Wednesday, March 23, 2005

fIREHOSE

fIREHOSE- Ragin’, Full On
fIREHOSE- If’n
fIREHOSE- fROMOHIO
fIREHOSE- Flyin’ The Flannel
fIREHOSE- Mr. Machinery Operator


fIREHOSE, like my beloved Minutemen, were introduced to me through Santa Cruz skateboard videos. I didn’t get a chance to see the ‘HOSE before they broke up, even though they were in the area maybe three or four times after I found out about ‘em- one of the biggest music-related regrets I have (the biggest, of course, being the time that I convereted 300+ CD’s to CaseLogic binders and threw away all my jewelboxes. Man, I bet this project wouldn’t even be through the letter ‘c’ if I hadn’t done that. [And yeah, I’ve considered doing the rest, but let’s just see where I’m at after the whole project is done- hell, after Jandek is done!])

I developed a fIREHOSE craving a few years back and re-constructed their collection on CD with the help of eBay (I had all the albums on tape originally.) Damn, do they ever hold up well. The Minutemen were always lumped into the punk category even though their stuff was a blend of punk, rock, folk, jazz and blues- there was just nowhere else to put ‘em, so unique was their sound. I feel the same way about fIREHOSE- they came after the Minutemen, but they sure as hell aren’t post-punk. Ed Crawford’s guitar work isn’t as blues-tinged as D. Boon’s- there’s a lot more treble and a lot less scales/solos, making for a much different feel. The songs have picked up in length, as well- if I had to average things out, I’d say the average ‘HOSE song comes in at a little under three minutes. So, a little bit more traditional, in terms of like verse-verse-chorus-verse-chorus-solo-chorus-chorus-peace. Hurley continues to hit his drums a lot- the Minutemen kinda demanded that he hit something sixteen times a second. He might have slowed down a fraction, but hey, four hits a second is still pretty insane, especially if yr. 35 years old and playing like 150+ shows a year. Damn!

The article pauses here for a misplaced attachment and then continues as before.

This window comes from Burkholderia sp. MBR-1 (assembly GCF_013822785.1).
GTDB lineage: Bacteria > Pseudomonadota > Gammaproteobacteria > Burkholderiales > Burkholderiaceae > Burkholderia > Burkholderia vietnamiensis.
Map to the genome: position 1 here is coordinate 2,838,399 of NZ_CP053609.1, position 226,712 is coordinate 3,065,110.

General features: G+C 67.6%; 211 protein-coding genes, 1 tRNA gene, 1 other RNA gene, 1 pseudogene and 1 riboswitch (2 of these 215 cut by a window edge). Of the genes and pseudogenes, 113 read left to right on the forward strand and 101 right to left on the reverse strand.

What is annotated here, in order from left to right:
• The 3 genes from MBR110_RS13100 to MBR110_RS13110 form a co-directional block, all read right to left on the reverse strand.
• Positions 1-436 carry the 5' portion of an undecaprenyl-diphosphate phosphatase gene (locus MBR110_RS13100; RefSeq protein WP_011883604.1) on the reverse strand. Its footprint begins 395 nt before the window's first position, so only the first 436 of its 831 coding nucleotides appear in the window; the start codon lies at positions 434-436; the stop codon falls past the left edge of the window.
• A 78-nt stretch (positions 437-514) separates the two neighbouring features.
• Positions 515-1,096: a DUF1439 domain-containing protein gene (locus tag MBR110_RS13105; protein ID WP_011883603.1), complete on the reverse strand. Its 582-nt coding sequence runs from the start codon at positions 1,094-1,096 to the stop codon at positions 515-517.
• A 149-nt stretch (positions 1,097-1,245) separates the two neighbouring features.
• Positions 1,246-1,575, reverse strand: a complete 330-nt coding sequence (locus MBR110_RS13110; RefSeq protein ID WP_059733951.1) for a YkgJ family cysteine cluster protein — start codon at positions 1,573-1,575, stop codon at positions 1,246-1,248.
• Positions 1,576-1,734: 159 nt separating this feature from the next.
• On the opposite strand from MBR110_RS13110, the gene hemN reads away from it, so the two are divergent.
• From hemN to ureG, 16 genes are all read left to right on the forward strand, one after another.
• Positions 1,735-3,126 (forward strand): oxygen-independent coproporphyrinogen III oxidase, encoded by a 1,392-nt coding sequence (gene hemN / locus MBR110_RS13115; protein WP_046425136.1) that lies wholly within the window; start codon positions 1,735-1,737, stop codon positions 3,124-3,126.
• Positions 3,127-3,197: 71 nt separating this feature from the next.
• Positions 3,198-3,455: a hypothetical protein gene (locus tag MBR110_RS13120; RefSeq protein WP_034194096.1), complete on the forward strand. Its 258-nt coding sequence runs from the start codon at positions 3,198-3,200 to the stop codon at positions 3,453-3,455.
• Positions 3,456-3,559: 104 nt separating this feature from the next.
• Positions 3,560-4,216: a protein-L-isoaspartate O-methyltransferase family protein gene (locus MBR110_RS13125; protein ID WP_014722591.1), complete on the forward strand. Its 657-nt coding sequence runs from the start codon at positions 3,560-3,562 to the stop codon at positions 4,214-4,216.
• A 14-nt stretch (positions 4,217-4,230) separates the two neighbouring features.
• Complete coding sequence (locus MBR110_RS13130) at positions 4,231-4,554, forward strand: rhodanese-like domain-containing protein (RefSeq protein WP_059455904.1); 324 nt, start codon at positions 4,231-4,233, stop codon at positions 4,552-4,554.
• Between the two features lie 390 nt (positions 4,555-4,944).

Vocally, Crawford’s got this soaring, high voice that is limber and well-suited for his guitar work. Watt sings a lot more than he did on any of the Minutemen albums- maybe as much as forty percent on some of the records. He’s good- does that speak/sing (you know, his vocals are spung) that Lou Reed does, except Watt sounds way more gruff, haggard.

One of my favorite things about the band is that if you put all of their LP’s on shuffle (well, all of ‘em except for ‘Mr. Machinery Operator,’ the record when they fell off the cliff and abruptly started sucking with no warning or telegraphing,) a casual listener wouldn’t be able to place the stuff on any kind of continuum. The production on ‘Flyin’ The Flannel’ sounds a little bit better than the first three, the SST records, but that shouldn’t come as any surprise, as SST records tended to sound pretty muddy (and I say this even though I know that the ‘HOSE took care of all their recording, mastering and artwork from their own pockets.) Actual sonics aside, though, the band always had their own sound, but never confined themselves to playing any one kind of easily identifiable music- they always played fIREHOSE songs, for lack of a better way of putting it. I felt like ‘if’n’ was a little bit more pensive than the others, but there were still songs on that record that were as poppy or as rockin’ or as pretty as anything else the band put out.

(Shocking fIREHOSE revelation: ‘Riddle Of The Eighties,’ the first track on ‘fROMOHIO,’ starts with an acoustic bit that is pretty much a note-for-note theft/homage of ‘Jordan, Minnesota,’ the first track on Big Black’s ‘Atomizer,’ except with no distortion. Go back and compare for yourself- you’ll be surprised.)

As far as ‘Mr. Machinery Operator’ goes, the band was always pretty awesome in their album notes, noting how much time each part of the recording process took. ‘Operator’ took twice as long to finish as any of the others did- hell, the notes say that there were seventy hours of overdub alone- the ‘Ragin’ and ‘fROMOHIO’ albums each took lesstime! It’s entirely possible that the extra hours were to beef up the weakest songwriting of the five records, or maybe they wrote a lot of stuff in the studio. I listen to ‘Operator’ and hear lots of songs that don’t sound like fIREHOSE- big radio rock that sounds like a death knell. There are a bunch of songs that sound more in line with the rest of the catalogue, but the odd, huge-sounding stuff is interspersed with the songs that actually sound like the band. It’s a little weird. But you know how no one talks about ‘Cut The Crap’ when they comment critically on the Clash? You don’t hear a lot of discussion about ‘Mr. Machinery Operator.’ Hell, I’ve probably said too much already.

1 Comments:

Blogger RichieTylerPollard said...

I think I've just decided to make March fIREHOSE month...

except for Mr. Machinery Operator...

7:48 AM  

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